file0001051613418 (1)The term “mass medium” was coined in the early 20th century and referred to magazines, newspapers, radio & television broadcasts.

I remember the times when watching an MTV music video on color television fried every teenager’s excitement-circuits, slouched in front of the silverscreen, sucking up the newest trends and fashions through the straw that was the other end of the “dictate of cool”.

The majority of people were passive consumers.

The Internet has changed all that. Or has it?

Why using Technology doesn’t make us smarter

We pride ourselves individually and culturally for our technological inventions. Handheld computers and mobile computing technology have become what cars used to be: An almost guaranteed (but expensive) way to buy yourself into a circle of friends.

A 1000 $ shiny smartphone with all the newest hardware, gadgets and apps is the equivalent of a Rolls Royce you can put in your pocket and flash whenever your social confidence is running low. “Hey you see that dude! – He’s using the new BlahPhone 5.5.”

When someone asks you about locations, google it. When someone asks you about the weather, look it up. If anyone needs the translation of obscure words like┬á “Streichholzsch├Ąchtelchen”, stay calm and say: “Let me just start up this app.”

In the same way jaws of the 50ies and 60ies could be dropped by turning on your car’s radio or push-button retraction of your convertible’s roof┬á you are now King of the Hill by the use of your gadget: Ruler of Information. Infinitely powerful. Popular without limits. Just push a button!

It seems to be a rule that we always use the latest technology in the consciousness that produced the previous one.

In other words: We’re lagging behind our own inventions!

Internet vs. Television

Remember that tagline of YouTube? Right: “Broadcast Yourself.”

Whereas Television stations like MTV were the ones who decided what went on air and what wasn’t cool enough for their standards, now everybody can simply record a video, upload it and potentially reach millions.

It’s all about content. It doesn’t matter who you are, how old you are, where you come from, your hair color, etc. If your video hits a nerve, people will share it and you will get a lot more exposure than on any local “talent show”.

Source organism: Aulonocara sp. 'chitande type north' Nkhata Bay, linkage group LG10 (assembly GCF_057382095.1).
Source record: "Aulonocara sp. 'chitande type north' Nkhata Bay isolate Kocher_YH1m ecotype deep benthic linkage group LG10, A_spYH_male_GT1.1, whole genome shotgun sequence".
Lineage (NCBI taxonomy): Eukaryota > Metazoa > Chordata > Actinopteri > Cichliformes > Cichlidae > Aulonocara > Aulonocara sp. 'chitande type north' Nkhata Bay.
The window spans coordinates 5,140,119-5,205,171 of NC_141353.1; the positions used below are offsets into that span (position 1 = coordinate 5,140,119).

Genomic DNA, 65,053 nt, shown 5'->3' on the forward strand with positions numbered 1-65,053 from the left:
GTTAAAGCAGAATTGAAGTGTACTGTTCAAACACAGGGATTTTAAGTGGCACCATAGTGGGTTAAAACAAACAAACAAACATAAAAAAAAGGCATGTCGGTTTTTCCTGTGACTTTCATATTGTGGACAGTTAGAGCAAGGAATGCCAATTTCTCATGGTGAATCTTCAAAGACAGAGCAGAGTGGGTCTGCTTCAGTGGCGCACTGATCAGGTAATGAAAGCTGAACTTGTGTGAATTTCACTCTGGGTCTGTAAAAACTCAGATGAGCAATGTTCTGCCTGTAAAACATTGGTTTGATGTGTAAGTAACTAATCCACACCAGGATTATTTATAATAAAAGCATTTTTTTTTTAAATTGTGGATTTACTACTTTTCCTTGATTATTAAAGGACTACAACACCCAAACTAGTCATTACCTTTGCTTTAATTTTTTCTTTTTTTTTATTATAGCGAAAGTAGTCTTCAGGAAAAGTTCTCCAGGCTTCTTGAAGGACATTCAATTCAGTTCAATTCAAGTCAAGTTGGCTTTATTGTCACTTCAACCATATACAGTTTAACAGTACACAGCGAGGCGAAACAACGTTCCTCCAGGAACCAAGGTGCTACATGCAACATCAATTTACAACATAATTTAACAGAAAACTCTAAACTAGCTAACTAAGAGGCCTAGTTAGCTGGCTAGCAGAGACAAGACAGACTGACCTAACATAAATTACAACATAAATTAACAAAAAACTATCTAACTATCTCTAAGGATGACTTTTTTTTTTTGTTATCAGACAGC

Now, here’s the funny thing: Although everybody can do whatever they like on their video you will find a lot of content which is trying to be like the Television we used to know. Think talking heads. Close-ups. Making faces for effect. In short: camera-conscious sets of behavior. (Yes, people do act differently on camera! It doesn’t matter whether you’re a professional actor or the child behind your dad’s home video lense)

There are for example millions of videos that are supposedly about “language learning”. What do you see? Right: Talking heads. Painted fingernails. Brushing back hair. Eyes staring into camera. A sense of unspoken “Hi Mom. I’m on TV.” or: “How do I look?”

This is where you have the rift.

Youtube might allow anyone to record and upload his own videos. But it’s not like TV. Not at all. The age of camera-conscious (“how do I look?”) monologic broadcasting is over! There are millions of boring videos that show people sitting in their bedrooms doing “videocasts” – droning on and on about how they feel, what their opinion is, why they feel this and that should be such and such.

Most of those people haven’t understood that putting your face on camera doesn’t give you any credibility, at all. Alright, there was a time when a video of a person’s face sent signals of success, expertise and popularity. But those times are gone.

The Internet is not a video-based medium (like TV)! It’s nature by definition is multimedia. Combining all forms of media in a creative way!

Being the “cool kid” today is not what it meant yesterday. Simply copying the standards of the past is on the one hand quite natural, yet it’s a sign of our technological immaturity: We have only taken in the outer tools but not the inner paradigm shifts that came with it. Although you might look very cool from the outside, you’re still living in the past.

In order to have an edge, you need to be willing to take an unflinching look at the way our world has changed and how we can adjust ourselves appropriately. Here’s an entry point:

Sketching out the Skeleton

  1. We are moving from an oligarchic media world where a few produce the content and the many consume it to a world of user-generated content and participatory spheres of interconnected media.
  2. The age of monological broadcasting and teaching is over. Using digital technology with a pre-digital mindset does not make you a pioneer. You’re simply trying to copy what you saw on TV.
  3. Modern communication technology changes our values, affects our priorities, the way we do business and the way we go about our daily lives.

There’s lots more to say about this, especially the last point.┬á In my eyes, the most important change is that the human being is becoming the center of attention. Treating your audience like mute cattle that are being force-fed by the content you selected won’t work. Treating people as cogs in an political or economic machine won’t work either.

The economy of the future will be based around the human being, not around the company which creates products and services but around the needs of those who come to you. It’s about flexibility, tolerance, understanding and collaboration.

The communication of the future is not linear!

Communicate to your audience, customers, clients in an open way – you win. Treat people like passive receivers – you lose.

Oh, you’re still here! Thanks for reading that far! What do you think about all of this? leave a comment if you like or share this article with your friends. and no, this is not an automated message. ­čśë

Have a great Day!